Is Trump a Nationalist?

Mike Wilson

Mike Wilson

Throughout his boisterous campaign, Donald Trump has made many enemies. His anti-politically correct rhetoric stimulates Americans fed up with ‘safe spaces’ and ‘trigger words’. He is an emotional bulldozer, speaking his mind with little to no regard for those who differ in opinion until just recently. Many people, voters and political analysts alike, saw Trump’s hawkish political moves to be more of a downfall than something to back, but it seems the majority of Republicans can rally to the call. Not only Republicans, but Americans as a whole place Trump ahead of Clinton by one point, in a recent poll conducted by CNN. However, previous polls put Clinton at a three point lead, although the voter base is skewed lightly towards a Democratic Party bias. As parties become more polarized the majority sides with democrats, putting independently registered voters in the majority with 42%, Democrats totaled at 29% and Republicans at 26%. With this obvious divide in the voter base, how is it Trump is keeping up with and even beating Clinton in the polls?

The niche that Trump has created for himself is in support of the distinct pseudo-nationalism that goes against most elite opinion. Things like opposition of the Trans-Pacific Partnership and punishment tactics, draconian in nature, for illegal immigrants and abortion. Strong points include: bringing down the hammer on Japanese and Chinese trade, “beating” Mexico and increasing national defense spending to reenergize the United States military. These are all specific signs of nationalism, in one form or another, but lack the unification process to precede the policy implementation. Trump is in support of Russian president Vladimir Putin’s actions in the Middle East, offering words of praise and stating he would get along well with the Russian. Hypocritically, he favors a much more aggressively backed campaign against the state of Islam.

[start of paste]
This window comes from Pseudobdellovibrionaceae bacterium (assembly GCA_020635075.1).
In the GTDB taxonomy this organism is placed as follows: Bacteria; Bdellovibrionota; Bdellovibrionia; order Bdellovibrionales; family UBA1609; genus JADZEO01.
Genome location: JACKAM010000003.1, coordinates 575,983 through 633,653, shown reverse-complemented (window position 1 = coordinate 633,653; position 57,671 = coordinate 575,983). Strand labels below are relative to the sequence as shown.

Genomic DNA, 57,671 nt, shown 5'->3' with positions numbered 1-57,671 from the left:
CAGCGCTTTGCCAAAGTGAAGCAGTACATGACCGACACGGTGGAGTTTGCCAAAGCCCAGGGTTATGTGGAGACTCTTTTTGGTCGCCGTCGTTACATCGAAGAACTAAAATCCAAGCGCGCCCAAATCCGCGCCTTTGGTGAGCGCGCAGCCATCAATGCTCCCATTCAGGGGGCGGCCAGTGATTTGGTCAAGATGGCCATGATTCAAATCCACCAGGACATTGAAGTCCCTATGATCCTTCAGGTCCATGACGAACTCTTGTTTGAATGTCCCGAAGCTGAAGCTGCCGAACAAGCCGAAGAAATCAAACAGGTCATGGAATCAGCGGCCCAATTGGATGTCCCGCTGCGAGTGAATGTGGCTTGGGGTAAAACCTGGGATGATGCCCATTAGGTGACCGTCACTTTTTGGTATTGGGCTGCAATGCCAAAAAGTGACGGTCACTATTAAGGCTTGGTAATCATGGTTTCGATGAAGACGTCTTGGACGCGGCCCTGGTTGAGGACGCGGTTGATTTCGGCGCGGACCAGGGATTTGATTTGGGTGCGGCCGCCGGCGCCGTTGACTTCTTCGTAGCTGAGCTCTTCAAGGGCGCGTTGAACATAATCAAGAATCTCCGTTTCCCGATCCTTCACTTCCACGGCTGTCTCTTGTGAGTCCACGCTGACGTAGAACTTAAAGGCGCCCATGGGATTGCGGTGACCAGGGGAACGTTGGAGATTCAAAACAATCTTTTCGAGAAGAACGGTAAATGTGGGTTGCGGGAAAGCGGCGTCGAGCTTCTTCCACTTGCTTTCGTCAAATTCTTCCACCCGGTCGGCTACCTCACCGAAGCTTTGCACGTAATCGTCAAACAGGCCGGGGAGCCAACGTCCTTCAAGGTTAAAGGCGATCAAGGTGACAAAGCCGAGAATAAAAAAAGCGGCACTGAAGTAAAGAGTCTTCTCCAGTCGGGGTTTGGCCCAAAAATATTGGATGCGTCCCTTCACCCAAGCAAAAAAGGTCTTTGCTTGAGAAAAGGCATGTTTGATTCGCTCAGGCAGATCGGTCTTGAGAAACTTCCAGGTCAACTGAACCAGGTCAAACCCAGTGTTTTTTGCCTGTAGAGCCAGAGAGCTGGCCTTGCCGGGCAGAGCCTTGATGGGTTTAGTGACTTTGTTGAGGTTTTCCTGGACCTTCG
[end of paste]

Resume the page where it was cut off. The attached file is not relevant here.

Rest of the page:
In some cases, isolationist and nationalist go hand-in-hand, but not this one. Trump is truly a nationalist when it suites him best, but an isolationist in most cases. A true testament to this claim would be the wall he wants to build to the south. A literal illustration of isolation.

Surprisingly, this is popular among Republicans. The party usually backs signs of strength, like Reagan in the 80’s against drugs or Bush in the 00’s with counter terrorism, and like to see a strong sense American pride. Current demographics in Republicans show a three way split, focused on conservative internationalism, nationalist conservative and conservative isolationist.

Conservative internationalists believe that the United States should be an active members in events overseas militarily, fiscally and politically. This is a testament to this belief would be presidents Truman and Reagan. Their efforts in foreign policy are illustrated through the “War on Drugs”, efforts to put a stop to the drug trafficking running rampant in the southern United States, and the “Truman Doctrine”, which offered support in all cases of countries threatened by Soviet forces. Trump immediately falls out of this category due to his hands-off approach in foreign affairs. The triangle block to the square hole.

National conservatives embody the principles that focus on mainly national priorities and upholding current cultural identities. Issues like Syrian refugees looking to enter the country create a sense of distress to this group, showing weakness in national defense and immigration policy. Nationalist conservatives are found mostly in southern Europe in post-communist countries and revolve around the fact that other countries reside in close proximity. Many are socially conservative as well, focusing on praise of a family as the center of one’s identity as well as a limit to immigration and ratifying ‘law-and-order’, in favor of a strict criminal justice system, polices. Trump seems to fit a little more neatly into this group, but is even more reserved on foreign affairs and in stronger support of national defense. The circle block to the square hole.

Conservative isolationists hold a strong historical focus on national defense, but refuse to engage in foreign disputes. Supporters like Ron Paul believed that the removal of a robust foreign engagement system would result in a strengthened nation, somewhat like keeping their noses out of others’ business. President Woodrow Wilson attained reelection due to his rhetoric “keep out of war” after Theodore Roosevelt the “Panamanian Revolt” against Columbia to gain control of the Panama Canal. The country was not in favor of this move and showed so in their votes. Neo-isolationism has shown itself in the 21st century due to a chain of poor global affair choices like the War on Terror and the Trans-Pacific Partnership. Sound familiar? Trump seems to slide right into this group, advocating their policies and taking them a step further with his “war” on the Islamic state. The square block in the square hole.